The Clean Air Act (CAA) specifies the areas that must be subject to the reformulated gasoline (RFG) program. These "covered areas" are: (1) the nine major metropolitan areas with the worst (highest) ozone levels; and (2) any area reclassified as a severe ozone nonattainment area (effective one year after reclassification). See CAA section 211(k)(10)(D). This statutorily-prescribed component of the RFG program applies with equal force to all covered areas, including all affected State and Tribal areas.
The CAA also allows the "Governor of a State" to voluntarily "opt-in" and subject any marginal, moderate, serious or severe ozone nonattainment area in the State to the RFG program. See CAA section 211(k)(6). As explained in the discussion below, a Governor's application to opt-in to the RFG program includes all affected ozone nonattainment areas within the State's jurisdiction but does not include any lands within the jurisdiction of a Federally recognized Indian tribe.
The term "State" is specifically defined in section 302(d) of the CAA and does not include Indian Tribes. Rather, the term "Indian tribe" is independently defined in section 302(r) to include any Federally recognized "tribe, band nation, or other organized group or community, including any Alaska Native village."11 Compare also CAA § 302(b)(1)-(4) with CAA § 302(b)(5).
Several other provisions of the CAA evince congressional intent not to treat Federally recognized Indian Tribes as subdivisions of States under the CAA. For example, section 164(c) provides that "[l]ands within the exterior boundaries of reservations of federally recognized Indian tribes may be redesignated" for purposes of the Prevention of Significant Deterioration of Air Quality program "only by the appropriate Indian governing body." See also CAA § 164(e). Section 301(d)(2) of the CAA authorizes EPA to issue regulations specifying those provisions of the CAA for which it is appropriate "to treat Indian Tribes as States."12 Hence, section 301(d) of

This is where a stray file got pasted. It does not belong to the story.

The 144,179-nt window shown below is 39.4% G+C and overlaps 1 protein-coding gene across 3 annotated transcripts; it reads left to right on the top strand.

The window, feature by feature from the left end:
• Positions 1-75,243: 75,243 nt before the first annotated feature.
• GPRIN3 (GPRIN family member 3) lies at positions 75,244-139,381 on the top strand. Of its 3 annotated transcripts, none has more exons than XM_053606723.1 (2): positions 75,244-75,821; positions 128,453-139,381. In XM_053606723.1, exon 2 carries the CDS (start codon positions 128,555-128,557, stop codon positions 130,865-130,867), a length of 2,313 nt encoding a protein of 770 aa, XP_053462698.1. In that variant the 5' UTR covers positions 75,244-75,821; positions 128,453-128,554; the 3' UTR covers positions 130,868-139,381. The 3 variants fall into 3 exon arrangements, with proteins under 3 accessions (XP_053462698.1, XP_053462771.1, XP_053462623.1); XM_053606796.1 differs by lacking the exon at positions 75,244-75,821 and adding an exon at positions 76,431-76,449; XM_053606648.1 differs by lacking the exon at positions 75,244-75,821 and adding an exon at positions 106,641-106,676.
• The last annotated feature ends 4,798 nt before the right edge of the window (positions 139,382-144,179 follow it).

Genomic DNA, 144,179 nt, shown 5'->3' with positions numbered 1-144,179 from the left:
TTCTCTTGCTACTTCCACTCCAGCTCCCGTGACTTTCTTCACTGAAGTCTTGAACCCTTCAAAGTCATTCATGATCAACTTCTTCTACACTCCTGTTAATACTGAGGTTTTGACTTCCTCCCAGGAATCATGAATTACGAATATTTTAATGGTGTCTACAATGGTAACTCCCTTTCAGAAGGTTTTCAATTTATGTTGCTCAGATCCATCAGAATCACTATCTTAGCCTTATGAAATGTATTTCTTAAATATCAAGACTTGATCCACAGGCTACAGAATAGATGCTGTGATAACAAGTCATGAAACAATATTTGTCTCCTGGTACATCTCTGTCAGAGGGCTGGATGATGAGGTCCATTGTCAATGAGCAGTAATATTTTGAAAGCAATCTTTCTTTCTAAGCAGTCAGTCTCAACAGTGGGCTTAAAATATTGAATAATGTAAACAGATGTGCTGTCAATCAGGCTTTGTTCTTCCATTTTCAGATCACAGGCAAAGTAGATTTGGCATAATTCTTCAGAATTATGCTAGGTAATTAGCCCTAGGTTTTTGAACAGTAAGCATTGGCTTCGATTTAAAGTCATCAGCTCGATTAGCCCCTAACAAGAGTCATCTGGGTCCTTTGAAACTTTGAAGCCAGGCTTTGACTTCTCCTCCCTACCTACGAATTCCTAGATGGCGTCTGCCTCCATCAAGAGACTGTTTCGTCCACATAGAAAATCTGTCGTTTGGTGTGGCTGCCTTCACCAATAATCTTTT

In addition, Federal Indian law and policy direct EPA to treat Tribes as sovereign governments not as subdivisions of States. Settled principles of Indian law provide that "States are generally precluded from exercising jurisdiction over Indians in Indian country unless Congress has clearly expressed an intention to permit it." Washington Department of Ecology, 752 F.2d at 1469-1479 (citations omitted); see also United States v. Mazurie, 419 U.S. 544, 556 (1975) (the inherent sovereign authority of Indian Tribes extends "over both their members and their territory"); Montana v. United States, 450 U.S. 544, 556-557 (1981) (Tribes generally have extensive authority to regulate activities on lands that are held by the United States in trust for the Tribe); Montana, 450 U.S. at 566 (a Tribe "may...retain inherent power to exercise civil authority over the conduct of non-Indians on fee lands within its reservation when that conduct threatens or has some direct effect on the...health or welfare of the tribe").
Federal and Agency Tribal policy also direct EPA to treat Tribes as sovereign governments. On January 24, 1983, the President issued a Federal Indian Policy stressing two related themes:
(1) that the Federal government will pursue the principle of Indian "self-government" and (2) that it will work directly with Tribal governments on a "government-to-government" basis. An April 29, 1994 Presidential Memorandum reiterated that the rights of sovereign Tribal governments must be fully respected. 59 FR 22,951 (May 4, 1994).
EPA's Tribal policies commit to certain principles, including the following:
EPA recognizes Tribal Governments as sovereign entities with primary authority and responsibility for the reservation populace. Accordingly, EPA will work directly with Tribal Governments as the independent authority for reservation affairs, and not as the political subdivisions of States or other governmental units.